But to be clear, the banning of FPH did not trigger my outrage, I was stunned and appalled at Pao's statements wrt to Free Speech recently it's just a massive departure from the historical nature of the site and it's disingenuous to not acknowledge that to the community from whence you draw all power and profit.
moot (of 4chan) said a while back that Cloudflare is one of the main reasons 4chan is still around these days.
Maybe that changes for a few K a month?
As a practical example, you might have an image on your webserver. When it goes viral on reddit, the request for the image hits the CDN first, not your servers (that's why they call it reverse proxying), they see that they don't have a cached version of the file, or their cached version has expired, so the CDN sends a request to your server, copies the file, and then proceeds to serve that file from their cache for the next million user requests or until the cache is set to expire (usually 24 or so hours, more than long enough for the traffic hitting your image url to die down).
Basically, the CDN made it so your actual servers (and thus your host bandwidth bill) served one request. Not 1 million requests.
Now typically you will foot the bandwidth bill for the CDN as well, but Cloudflare has a tiered pricing structure that is well below the rest of the competition. See moot (owner of 4chan) talk about cost savings here: https://news.ycombinator.com/item?id=6682324
Just saying that when I contacted them, they were clear that we shouldn't use them for images or media, and their general ToS agrees.
Their enterprise pricing starts cheap so if they throw in "unlimited bandwidth for everything" then it'd be quite a good deal.
Media is the primary purpose for CDNs. The performance boost comes from a global network caching the media files so when requests are made for the resources, the end user downloads the media from the nearest CDN node instead of your server that is potentially on the other side of the world. It doesn't matter quite so much to have non-media (such as the page html) served locally because the size of an html page is generally significantly smaller than the media embedded in the page.
From the small amount of research I've done on the Cloudflare service just now, it doesn't seem very transparent how exactly it works. I've found information on 4chan and imgur using them to serve billions of CDN requests, but others saying don't rely on their CDN. So who knows, maybe it's on a case by case basis.
...Additionally, the purpose of CloudFlare's Service is to proxy web content, not store data. Using an account primarily as an online storage space, including the storage or caching of a disproportionate percentage of pictures, movies, audio files, or other non-HTML content, is prohibited...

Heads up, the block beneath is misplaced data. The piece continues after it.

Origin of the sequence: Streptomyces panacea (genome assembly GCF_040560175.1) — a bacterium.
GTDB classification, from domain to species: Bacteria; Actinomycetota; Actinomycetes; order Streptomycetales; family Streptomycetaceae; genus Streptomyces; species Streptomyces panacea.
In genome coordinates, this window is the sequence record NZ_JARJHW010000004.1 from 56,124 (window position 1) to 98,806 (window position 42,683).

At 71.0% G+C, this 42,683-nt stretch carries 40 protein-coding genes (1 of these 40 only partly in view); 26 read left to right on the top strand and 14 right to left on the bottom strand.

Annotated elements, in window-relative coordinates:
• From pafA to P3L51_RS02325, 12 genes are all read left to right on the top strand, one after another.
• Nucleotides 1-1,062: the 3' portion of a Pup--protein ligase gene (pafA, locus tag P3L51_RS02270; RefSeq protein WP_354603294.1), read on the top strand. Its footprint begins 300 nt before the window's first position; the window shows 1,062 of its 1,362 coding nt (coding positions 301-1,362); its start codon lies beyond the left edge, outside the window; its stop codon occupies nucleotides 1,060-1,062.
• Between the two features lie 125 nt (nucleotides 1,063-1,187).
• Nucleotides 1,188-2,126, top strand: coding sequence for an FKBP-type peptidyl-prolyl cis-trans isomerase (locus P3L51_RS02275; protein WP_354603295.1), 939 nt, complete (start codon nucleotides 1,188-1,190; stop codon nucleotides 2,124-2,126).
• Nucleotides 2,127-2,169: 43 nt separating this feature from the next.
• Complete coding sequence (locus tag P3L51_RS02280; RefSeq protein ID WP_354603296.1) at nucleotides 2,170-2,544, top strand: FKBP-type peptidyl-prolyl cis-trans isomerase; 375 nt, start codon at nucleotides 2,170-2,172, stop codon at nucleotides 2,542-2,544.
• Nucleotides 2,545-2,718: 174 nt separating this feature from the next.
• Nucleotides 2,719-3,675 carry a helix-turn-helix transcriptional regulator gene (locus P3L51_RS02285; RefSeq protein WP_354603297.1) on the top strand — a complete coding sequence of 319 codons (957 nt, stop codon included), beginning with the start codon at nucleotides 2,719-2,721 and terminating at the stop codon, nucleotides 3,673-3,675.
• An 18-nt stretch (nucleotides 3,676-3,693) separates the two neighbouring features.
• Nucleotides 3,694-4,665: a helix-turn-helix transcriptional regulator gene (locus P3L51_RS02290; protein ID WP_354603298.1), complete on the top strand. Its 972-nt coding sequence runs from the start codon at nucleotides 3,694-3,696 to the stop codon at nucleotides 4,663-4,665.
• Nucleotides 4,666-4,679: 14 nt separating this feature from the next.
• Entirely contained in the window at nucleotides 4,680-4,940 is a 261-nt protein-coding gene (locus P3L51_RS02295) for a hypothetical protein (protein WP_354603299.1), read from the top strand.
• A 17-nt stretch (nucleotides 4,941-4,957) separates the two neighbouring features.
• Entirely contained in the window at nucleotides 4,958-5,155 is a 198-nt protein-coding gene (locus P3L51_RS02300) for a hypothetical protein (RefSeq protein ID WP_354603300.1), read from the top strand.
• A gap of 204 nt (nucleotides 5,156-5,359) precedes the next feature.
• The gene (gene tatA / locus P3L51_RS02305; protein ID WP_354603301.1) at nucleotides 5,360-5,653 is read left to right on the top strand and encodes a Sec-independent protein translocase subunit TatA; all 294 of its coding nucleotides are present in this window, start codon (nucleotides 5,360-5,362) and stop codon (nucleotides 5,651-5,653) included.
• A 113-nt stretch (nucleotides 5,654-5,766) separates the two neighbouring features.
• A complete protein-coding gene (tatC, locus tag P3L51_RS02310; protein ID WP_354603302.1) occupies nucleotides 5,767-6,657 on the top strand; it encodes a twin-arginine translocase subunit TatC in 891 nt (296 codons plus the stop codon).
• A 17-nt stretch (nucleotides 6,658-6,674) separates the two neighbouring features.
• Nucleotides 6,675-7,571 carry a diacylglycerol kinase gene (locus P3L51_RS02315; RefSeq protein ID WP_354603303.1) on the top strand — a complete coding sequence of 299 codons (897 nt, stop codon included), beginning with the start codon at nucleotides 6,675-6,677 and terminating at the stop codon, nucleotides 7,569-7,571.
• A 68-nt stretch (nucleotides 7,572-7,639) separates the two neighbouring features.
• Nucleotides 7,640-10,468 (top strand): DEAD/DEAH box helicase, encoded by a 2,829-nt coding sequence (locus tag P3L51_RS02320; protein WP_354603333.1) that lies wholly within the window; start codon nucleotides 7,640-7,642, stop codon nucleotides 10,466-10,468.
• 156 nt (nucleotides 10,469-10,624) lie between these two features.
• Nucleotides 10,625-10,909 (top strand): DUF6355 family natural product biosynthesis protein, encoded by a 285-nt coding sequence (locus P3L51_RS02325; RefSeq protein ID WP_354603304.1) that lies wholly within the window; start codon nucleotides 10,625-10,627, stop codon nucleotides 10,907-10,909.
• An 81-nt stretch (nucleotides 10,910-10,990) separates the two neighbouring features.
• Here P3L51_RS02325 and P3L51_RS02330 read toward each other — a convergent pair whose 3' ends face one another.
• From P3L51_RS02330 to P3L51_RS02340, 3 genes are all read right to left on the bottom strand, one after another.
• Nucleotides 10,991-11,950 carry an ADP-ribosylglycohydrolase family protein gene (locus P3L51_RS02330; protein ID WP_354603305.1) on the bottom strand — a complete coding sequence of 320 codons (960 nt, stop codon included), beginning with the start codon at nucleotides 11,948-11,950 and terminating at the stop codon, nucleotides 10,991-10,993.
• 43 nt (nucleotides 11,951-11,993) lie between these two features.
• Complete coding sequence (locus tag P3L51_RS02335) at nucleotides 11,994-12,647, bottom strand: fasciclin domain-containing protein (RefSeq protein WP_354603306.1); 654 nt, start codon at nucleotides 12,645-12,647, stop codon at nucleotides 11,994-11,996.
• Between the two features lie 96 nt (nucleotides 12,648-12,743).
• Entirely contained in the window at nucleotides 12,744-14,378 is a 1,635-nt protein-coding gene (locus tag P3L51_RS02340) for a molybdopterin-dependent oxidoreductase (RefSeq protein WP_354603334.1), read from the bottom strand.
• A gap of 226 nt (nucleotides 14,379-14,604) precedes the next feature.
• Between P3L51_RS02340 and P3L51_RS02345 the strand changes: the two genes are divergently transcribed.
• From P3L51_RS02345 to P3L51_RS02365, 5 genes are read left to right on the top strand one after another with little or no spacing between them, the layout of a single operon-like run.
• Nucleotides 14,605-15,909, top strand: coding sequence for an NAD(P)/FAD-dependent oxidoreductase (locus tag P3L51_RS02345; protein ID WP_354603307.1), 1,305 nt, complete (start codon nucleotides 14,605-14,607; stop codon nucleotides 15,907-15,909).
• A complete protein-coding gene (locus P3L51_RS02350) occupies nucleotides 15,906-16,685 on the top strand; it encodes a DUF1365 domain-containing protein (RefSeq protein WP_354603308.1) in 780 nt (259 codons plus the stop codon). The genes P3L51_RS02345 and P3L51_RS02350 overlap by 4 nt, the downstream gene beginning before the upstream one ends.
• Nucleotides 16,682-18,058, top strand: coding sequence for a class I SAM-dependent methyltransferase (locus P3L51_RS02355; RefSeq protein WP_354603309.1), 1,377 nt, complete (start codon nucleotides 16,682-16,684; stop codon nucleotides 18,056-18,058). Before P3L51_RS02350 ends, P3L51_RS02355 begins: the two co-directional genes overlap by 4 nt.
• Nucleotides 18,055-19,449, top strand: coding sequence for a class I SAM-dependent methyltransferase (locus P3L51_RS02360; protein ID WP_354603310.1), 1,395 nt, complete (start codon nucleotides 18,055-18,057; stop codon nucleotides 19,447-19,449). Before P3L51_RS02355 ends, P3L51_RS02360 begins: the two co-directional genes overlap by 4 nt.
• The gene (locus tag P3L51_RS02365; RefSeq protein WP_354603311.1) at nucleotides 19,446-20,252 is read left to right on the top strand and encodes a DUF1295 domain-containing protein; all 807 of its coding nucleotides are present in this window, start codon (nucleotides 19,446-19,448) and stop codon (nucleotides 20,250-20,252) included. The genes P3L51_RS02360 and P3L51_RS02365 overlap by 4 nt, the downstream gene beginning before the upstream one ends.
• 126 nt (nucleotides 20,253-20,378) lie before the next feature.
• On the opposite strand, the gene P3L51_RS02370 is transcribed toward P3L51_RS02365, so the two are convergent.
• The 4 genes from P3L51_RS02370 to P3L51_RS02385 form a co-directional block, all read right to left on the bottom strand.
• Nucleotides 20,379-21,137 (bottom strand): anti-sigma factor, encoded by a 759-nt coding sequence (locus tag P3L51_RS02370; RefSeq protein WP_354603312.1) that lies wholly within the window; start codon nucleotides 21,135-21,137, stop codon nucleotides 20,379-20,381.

CloudFlare is not free, nowhere near it, if you're Imgur or 4chan. moot has emphasised this before. It's expensive.
Source where moot says cloudflare's low cost keeps 4chan running https://news.ycombinator.com/item?id=6682324.
There used to be a domain for imgur like imgur.voxcdn.com to help people get around WebSense.
They have a lot of direct traffic to compensate for the cheap hotlinking.
I recently saw a front page post that was just a Taco Bell sign that was 20 years old. A fluff bullshit post with little discernable value. Now I don't suggest that the user paid to post it, that sort of stuff would be found out quickly, but it was up voted enough to get it into the hot\rising queue and by virtue of appearing there it made it to the front page.
We know that in the early days the admins/founders used fake accounts to simulate activity on the site and I not imagine that has changed. So they use these accounts to boost up votes and almost guarantee a front page position.
They are also happy to remove front page posts that advertisers don't like e.g sears
Of course they've must have cached thumbnails before but this seems like a giant expansion that must consume rather much resources... or maybe they did this before and just didn't expose the functionality, but it seems tied to their new mobile webpage
Contrary to popular belief Reddit is not some grass-roots operations.
Sure, they are off-leash now, and have been for years. And that may even be the long-term intent. But if someone owns you, they can always change the status quo.
Tell that to Myspace. A property as expensive as reddit has to have a clear road to profitability or it's going to get the axe. Conde Nast isn't running a charity.